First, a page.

Stars & Stripes: Missing West Point cadet is found dead after dayslong search
    By STEVEN BEYNON | STARS AND STRIPES | Published: October 23, 2019
    WASHINGTON — A 20-year-old West Point cadet who had been missing for days was found dead late Tuesday night, according to U.S. Military Academy officials.
    Cadet Kade Kurita of Gardena, Calif, had been missing with a M4 rifle since Friday evening. The cause of his death is under investigation, but foul play is not suspected, academy officials said.
    "We are grieving this loss and our thoughts and prayers go out to Cadet Kurita’s family and friends” said Lt. Gen. Darryl Williams, superintendent of the academy.
    Kurita was reported missing when he did not show up Friday for a scheduled military skills competition. His body was found Tuesday at about 9:17 p.m. at West Point. The rifle was also recovered, academy officials said.
    Kurita was found after a massive search across West Point’s 16,000 acres involving 130 soldiers from the 23rd Military Police Company from Fort Drum, multiple law enforcement teams, search dogs and military helicopters from the 2nd Aviation Detachment from Stewart Air National Guard Base.

    Army Times: Meal, Refusing-to-Exit — scientific study backs long-held belief that MREs make it harder to defecate
    By: J.D. Simkins | 14 hours ago
    An Army study has confirmed a belief service members have known in their hearts — and intestines — to be true for generations: Living on a Meal, Ready-to-Eat diet contributes to a dwindling frequency of bowel movements.
    The Journal of Nutritional Biochemistry study featured over 60 volunteers from military and civilian backgrounds who, over a period of 21 days, provided gastrointestinal data to the U.S. Army Research Institute of Environmental Medicine.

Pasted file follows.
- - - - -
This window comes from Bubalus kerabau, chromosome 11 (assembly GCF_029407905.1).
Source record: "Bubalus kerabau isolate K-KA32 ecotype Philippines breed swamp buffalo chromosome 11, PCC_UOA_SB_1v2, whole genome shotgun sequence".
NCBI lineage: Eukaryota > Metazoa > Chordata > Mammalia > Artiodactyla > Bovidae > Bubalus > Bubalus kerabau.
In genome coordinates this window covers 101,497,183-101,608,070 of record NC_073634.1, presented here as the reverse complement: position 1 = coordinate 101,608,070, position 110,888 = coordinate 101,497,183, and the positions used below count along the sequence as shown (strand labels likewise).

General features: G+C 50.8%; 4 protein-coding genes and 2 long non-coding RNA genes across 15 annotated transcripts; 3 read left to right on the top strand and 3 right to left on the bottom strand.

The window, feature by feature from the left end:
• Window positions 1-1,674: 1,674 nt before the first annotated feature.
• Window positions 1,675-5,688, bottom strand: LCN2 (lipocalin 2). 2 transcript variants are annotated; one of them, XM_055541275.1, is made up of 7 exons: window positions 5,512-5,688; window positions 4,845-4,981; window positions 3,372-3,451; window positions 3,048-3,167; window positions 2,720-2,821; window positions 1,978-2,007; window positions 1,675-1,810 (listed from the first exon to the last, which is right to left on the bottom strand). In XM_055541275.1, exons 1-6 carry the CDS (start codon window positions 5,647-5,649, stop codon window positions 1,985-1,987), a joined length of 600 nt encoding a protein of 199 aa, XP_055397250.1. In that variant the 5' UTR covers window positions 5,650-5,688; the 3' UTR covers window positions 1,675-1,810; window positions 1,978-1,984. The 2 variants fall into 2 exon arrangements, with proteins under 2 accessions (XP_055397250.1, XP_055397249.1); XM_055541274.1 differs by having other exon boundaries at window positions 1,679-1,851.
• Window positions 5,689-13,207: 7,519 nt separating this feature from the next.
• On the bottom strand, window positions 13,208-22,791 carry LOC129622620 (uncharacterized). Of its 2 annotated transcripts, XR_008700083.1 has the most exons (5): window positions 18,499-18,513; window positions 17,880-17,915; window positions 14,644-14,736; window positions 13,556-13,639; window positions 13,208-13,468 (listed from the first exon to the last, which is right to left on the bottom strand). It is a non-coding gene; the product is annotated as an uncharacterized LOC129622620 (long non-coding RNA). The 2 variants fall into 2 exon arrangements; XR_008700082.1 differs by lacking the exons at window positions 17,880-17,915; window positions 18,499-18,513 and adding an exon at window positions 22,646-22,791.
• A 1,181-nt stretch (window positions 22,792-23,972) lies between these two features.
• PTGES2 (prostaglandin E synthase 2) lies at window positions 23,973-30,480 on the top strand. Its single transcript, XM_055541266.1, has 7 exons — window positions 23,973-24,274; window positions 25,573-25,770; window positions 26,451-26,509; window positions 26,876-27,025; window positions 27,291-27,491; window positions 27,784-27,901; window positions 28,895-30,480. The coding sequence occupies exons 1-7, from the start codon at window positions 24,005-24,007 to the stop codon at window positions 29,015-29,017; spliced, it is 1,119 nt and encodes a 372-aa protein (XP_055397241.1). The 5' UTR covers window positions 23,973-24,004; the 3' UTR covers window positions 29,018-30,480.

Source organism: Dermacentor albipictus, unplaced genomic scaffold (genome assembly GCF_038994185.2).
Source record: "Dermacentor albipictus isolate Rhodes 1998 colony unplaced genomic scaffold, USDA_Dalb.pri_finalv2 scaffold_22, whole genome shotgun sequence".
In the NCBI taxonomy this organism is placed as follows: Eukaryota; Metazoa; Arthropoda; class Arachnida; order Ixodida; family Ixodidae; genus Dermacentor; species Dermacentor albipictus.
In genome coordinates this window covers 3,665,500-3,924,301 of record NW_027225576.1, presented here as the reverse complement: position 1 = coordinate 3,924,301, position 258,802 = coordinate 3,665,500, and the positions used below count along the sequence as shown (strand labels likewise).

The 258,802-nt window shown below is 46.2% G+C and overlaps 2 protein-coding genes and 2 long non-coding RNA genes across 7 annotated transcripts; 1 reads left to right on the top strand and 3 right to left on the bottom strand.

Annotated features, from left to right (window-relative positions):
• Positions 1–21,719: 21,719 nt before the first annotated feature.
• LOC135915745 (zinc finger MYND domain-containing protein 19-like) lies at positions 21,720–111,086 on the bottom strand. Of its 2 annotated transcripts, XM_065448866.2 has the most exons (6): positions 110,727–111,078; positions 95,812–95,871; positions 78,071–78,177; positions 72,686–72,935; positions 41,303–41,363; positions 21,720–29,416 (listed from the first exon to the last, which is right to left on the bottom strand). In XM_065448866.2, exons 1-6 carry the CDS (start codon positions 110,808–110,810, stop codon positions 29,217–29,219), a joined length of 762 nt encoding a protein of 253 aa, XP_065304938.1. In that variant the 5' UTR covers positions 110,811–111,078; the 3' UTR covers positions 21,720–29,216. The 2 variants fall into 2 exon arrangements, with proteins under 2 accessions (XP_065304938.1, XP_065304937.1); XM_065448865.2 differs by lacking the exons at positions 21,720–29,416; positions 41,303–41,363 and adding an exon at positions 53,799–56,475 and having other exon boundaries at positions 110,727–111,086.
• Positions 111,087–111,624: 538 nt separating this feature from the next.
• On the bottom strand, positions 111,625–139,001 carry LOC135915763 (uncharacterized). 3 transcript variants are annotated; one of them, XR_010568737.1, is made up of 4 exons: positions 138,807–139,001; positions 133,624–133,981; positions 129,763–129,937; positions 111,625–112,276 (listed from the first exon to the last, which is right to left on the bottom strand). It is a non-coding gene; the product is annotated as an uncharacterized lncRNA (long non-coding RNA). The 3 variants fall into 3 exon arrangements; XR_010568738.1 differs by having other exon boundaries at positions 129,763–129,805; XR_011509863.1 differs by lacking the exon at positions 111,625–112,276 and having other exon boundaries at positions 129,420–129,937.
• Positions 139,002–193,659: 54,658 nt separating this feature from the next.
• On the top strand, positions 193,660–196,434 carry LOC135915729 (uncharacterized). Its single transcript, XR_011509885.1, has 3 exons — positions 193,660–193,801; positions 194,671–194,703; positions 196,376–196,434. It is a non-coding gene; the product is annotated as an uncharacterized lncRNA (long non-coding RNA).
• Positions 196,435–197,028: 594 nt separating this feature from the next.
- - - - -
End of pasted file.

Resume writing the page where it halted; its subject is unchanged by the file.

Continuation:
Volunteers were divided into two groups; one cohort was instructed to brave an MRE-only regimen of two to three meals per day, while the other was directed to maintain a normal diet of relatively equal caloric intake. Meal types were tailored to each participant to avoid significant weight fluctuation, and both groups were asked to maintain a preestablished level of physical activity.
    To wash the meals down, MRE participants were asked to stick to water only, or, “if desired,” spoil themselves with a daily allowance of two to three cups of black coffee.
    Participants documented their 21-day trial using food logs that were reviewed by the researchers, who also collected fecal, blood, and urine samples to study the diet’s impacts on intestinal health. Data was analyzed over a two-year period from 2015 to 2017.
    At the conclusion of the three weeks, the authors reported that participants in the MRE group averaged one fewer bowel movement per week than the non-MRE group, a moderate vindication of every Meal, Refusing-to-Exit joke ever made on field ops or deployments.
    This intestinal traffic jam, the authors concluded, is largely attributable to the MRE’s lack of good bacteria found in the sort of fresh foods, such as fruit or yogurt, that provide the extra nudge the bowels need for a satisfactory release.
    The brown bags so familiar to every service member are instead packed with foods that can withstand the harsh environments personnel routinely occupy. Each MRE contains “an entrée, a starch, a spread (cheese, peanut butter, jam/jelly), a dessert and/or snack, a beverage powder, instant coffee or tea and chewing gum,” the study’s authors wrote. These items, on average, yield about 1,300 calories and 12 grams of fiber.
    Despite the strict diet of non-perishable MRE items contributing to fewer bowel movements — defecation reportedly returned to normal once participants resumed their regular diet — participants in the MRE group fared just as well as their non-MRE counterparts when it came to gastrointestinal health.
    Gastrointestinal discomfort can often be the product of high stress, dehydration, or even hygiene, environmental factors experienced by any service member who has found themselves in harsh surroundings, study author Dr. J. Philip Karl told Stars and Stripes.
    In the more controlled environment of this study, meanwhile, gastrointestinal irritation or inflammation was indistinguishable between groups.
    According to Karl, these findings are likely indicative of an American diet increasingly devoid of fresh foods.
    “Americans tend not to eat enough fruits, vegetables and whole grains,” Karl told Stripes. “The MRE actually provides more fiber and more of several vitamins and minerals compared to people’s typical diets. … I think MREs get a bad rap."